Do alliances curb efforts by states to develop nuclear weapons? Atomic Assurance looks at what makes alliances sufficiently credible to prevent nuclear proliferation; how alliances can break down and so encourage nuclear proliferation; and whether security guarantors like the United States can use alliance ties to end the nuclear efforts of their allies.
Alexander Lanoszka finds that military alliances are less useful in preventing allies from acquiring nuclear weapons than conventional wisdom suggests. Through intensive case studies of West Germany, Japan, and South Korea, as well as a series of smaller cases on Great Britain, France, Norway, Australia, and Taiwan, Atomic Assurance shows that it is easier to prevent an ally from initiating a nuclear program than to stop an ally that has already started one; in-theater conventional forces are crucial in making American nuclear guarantees credible; the American coercion of allies who started, or were tempted to start, a nuclear weapons program has played less of a role in forestalling nuclear proliferation than analysts have assumed; and the economic or technological reliance of a security-dependent ally on the United States works better to reverse or to halt that ally’s nuclear bid than anything else.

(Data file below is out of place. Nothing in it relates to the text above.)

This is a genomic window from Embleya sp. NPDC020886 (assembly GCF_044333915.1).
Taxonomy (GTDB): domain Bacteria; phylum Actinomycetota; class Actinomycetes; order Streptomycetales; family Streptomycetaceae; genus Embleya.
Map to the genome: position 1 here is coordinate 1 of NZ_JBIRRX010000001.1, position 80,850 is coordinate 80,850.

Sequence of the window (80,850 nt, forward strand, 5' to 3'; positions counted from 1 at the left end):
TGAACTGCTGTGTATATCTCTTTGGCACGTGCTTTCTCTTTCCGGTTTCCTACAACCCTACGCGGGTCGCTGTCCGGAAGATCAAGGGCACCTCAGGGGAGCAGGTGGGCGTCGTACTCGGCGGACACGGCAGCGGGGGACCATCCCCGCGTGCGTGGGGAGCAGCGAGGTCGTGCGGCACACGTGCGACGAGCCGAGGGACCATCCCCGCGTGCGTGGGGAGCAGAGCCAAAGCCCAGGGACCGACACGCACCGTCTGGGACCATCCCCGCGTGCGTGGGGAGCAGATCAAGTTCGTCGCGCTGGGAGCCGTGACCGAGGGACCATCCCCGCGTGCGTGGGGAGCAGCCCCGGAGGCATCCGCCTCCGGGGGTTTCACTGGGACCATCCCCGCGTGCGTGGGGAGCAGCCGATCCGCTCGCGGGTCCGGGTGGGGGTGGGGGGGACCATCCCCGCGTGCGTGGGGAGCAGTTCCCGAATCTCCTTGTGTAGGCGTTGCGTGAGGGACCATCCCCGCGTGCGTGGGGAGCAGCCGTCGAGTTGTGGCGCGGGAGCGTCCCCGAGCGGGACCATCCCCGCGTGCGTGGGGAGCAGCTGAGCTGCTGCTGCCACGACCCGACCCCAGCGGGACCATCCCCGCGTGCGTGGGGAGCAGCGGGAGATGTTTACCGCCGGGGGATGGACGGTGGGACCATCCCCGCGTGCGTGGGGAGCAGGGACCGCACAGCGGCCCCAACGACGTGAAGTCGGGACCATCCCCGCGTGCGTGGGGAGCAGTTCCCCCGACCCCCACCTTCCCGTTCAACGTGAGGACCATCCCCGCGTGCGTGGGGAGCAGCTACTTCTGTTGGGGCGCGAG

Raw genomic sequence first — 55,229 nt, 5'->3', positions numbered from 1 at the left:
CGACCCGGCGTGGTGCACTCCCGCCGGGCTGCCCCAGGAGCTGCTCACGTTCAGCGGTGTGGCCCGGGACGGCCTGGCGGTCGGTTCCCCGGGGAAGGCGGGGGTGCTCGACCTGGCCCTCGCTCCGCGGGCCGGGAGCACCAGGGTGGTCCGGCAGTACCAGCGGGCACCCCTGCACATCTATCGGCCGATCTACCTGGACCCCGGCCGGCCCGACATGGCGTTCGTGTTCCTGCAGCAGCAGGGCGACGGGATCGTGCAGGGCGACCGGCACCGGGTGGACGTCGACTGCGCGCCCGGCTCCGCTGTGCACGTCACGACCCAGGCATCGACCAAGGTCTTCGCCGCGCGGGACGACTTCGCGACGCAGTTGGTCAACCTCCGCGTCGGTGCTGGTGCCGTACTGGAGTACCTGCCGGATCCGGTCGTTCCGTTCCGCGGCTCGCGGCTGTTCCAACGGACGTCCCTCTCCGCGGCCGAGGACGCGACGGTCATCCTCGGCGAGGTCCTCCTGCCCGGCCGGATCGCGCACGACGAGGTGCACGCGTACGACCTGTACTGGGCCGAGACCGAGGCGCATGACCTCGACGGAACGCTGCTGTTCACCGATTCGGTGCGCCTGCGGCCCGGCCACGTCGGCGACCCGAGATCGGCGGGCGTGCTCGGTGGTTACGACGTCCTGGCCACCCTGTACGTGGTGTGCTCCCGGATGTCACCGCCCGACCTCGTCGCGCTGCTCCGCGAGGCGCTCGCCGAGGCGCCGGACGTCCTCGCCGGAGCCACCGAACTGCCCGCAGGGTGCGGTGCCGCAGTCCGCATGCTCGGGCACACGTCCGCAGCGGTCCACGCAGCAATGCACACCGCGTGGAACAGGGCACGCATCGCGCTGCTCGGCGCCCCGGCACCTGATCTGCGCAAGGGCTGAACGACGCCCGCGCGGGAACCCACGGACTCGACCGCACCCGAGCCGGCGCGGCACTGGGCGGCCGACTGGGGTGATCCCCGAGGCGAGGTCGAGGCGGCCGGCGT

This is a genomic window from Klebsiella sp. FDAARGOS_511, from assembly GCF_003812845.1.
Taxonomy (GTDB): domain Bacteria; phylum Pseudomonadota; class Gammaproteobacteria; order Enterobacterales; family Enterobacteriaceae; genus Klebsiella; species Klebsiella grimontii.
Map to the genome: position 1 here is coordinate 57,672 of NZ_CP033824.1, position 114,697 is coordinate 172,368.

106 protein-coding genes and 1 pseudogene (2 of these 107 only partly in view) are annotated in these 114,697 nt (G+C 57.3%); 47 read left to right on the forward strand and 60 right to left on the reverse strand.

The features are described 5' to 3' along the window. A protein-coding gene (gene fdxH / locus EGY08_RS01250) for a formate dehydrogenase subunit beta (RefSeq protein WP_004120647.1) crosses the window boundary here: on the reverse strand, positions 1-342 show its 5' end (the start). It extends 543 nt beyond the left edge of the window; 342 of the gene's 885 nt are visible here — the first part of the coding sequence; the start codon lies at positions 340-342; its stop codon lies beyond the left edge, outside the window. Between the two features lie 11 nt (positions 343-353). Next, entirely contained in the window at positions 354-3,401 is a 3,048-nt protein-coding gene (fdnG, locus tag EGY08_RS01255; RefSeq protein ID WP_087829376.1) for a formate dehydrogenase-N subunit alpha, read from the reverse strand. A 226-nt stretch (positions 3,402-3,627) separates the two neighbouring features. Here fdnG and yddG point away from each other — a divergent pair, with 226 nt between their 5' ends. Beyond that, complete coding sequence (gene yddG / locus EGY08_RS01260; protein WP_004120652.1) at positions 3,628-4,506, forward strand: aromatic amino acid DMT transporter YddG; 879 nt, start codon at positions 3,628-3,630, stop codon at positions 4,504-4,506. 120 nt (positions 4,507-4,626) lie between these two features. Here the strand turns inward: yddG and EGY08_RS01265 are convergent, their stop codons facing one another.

Crossing diplomatic history, international relations, foreign policy, grand strategy, and nuclear strategy, Lanoszka’s book reworks our understanding of the power and importance of alliances in stopping nuclear proliferation.